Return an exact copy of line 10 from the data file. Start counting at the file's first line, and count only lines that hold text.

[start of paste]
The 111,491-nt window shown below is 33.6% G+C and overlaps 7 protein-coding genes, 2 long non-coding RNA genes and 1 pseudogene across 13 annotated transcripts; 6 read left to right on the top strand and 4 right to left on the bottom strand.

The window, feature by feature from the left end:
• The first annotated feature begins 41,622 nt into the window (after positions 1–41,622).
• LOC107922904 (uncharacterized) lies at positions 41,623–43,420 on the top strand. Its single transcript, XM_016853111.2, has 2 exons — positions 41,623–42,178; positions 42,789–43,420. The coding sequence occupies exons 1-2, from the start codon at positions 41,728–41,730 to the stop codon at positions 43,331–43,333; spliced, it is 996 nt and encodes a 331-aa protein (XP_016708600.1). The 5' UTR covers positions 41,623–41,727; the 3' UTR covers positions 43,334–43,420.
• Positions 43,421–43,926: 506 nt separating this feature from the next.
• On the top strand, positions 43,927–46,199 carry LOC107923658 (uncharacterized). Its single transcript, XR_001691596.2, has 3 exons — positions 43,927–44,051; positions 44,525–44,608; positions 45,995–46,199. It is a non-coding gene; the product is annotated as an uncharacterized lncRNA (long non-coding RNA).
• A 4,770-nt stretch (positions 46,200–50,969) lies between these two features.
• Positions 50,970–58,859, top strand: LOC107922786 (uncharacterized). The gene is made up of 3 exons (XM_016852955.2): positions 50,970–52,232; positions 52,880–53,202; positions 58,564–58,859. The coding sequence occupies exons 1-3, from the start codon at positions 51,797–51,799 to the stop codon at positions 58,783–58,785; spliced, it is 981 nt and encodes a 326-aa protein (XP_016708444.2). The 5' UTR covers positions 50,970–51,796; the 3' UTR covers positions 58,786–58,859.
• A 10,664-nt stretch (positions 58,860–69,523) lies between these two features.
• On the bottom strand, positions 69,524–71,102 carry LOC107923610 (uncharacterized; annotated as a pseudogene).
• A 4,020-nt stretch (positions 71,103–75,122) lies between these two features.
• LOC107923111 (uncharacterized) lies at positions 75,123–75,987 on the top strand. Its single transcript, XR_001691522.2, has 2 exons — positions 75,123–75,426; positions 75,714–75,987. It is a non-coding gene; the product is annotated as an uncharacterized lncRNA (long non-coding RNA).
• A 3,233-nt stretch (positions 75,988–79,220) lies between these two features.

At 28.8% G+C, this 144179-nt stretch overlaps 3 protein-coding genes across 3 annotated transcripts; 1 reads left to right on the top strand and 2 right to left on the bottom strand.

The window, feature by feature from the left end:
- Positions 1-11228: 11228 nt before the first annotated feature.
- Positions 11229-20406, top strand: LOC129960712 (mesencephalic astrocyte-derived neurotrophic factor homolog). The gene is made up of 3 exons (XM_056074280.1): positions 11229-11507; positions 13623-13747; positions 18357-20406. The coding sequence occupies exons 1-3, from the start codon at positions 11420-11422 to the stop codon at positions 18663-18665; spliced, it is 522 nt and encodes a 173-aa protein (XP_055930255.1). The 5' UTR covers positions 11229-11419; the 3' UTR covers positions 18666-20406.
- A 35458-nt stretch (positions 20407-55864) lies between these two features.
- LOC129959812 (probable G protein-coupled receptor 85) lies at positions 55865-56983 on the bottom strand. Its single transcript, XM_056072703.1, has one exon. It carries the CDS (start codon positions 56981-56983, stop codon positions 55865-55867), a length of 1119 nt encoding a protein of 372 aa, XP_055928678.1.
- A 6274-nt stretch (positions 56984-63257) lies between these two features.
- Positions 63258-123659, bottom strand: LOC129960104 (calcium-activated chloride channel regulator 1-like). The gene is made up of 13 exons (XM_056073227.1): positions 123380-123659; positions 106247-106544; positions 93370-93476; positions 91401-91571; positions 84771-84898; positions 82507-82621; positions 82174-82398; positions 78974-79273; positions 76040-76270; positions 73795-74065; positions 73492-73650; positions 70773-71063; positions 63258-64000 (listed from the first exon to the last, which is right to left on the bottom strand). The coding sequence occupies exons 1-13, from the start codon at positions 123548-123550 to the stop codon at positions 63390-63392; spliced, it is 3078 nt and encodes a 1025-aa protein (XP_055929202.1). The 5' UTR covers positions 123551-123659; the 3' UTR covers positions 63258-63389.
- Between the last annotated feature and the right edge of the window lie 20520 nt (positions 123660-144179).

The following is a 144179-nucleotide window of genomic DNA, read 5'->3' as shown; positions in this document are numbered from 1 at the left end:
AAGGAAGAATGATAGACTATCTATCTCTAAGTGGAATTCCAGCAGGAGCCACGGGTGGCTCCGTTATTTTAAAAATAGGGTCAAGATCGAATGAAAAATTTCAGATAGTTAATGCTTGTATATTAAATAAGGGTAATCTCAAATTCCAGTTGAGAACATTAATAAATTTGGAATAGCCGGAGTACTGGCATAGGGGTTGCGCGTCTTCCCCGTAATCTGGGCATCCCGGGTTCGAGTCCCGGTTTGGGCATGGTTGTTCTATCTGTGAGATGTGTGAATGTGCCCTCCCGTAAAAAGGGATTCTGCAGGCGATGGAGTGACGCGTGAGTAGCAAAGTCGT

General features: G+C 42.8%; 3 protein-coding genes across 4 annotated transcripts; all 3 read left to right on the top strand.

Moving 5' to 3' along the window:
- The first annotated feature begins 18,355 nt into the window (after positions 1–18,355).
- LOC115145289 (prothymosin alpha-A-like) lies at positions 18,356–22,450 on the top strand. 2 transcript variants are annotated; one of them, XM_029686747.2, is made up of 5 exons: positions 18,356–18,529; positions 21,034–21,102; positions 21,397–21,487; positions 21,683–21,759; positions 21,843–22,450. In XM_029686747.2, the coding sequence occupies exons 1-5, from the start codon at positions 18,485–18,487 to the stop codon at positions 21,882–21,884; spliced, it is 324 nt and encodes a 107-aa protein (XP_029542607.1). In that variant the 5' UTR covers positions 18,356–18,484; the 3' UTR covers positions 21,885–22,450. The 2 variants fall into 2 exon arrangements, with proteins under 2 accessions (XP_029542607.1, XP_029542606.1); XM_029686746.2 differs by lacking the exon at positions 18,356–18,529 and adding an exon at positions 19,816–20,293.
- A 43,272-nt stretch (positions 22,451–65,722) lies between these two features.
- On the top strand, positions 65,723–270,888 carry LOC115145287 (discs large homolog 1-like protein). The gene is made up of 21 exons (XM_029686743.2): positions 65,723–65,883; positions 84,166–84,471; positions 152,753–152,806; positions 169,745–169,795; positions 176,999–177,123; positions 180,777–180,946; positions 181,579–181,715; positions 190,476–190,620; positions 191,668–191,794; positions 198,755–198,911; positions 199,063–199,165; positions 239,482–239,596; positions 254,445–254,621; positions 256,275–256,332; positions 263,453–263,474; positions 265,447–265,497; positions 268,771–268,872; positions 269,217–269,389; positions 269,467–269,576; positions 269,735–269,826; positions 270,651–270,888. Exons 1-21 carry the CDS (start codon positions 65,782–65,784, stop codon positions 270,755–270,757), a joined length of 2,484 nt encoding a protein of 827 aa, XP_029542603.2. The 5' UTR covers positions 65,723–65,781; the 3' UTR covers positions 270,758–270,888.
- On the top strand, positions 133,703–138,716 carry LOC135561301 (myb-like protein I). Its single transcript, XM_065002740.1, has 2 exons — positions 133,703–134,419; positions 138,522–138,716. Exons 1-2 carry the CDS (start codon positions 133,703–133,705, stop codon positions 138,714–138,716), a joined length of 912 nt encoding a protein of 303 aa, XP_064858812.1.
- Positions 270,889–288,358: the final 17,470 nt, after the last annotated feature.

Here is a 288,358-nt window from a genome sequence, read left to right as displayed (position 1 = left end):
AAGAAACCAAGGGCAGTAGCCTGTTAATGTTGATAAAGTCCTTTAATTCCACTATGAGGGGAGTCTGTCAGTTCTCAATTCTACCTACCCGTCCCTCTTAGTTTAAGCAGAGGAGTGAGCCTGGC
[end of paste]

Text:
• On the bottom strand, positions 69,524–71,102 carry LOC107923610 (uncharacterized; annotated as a pseudogene).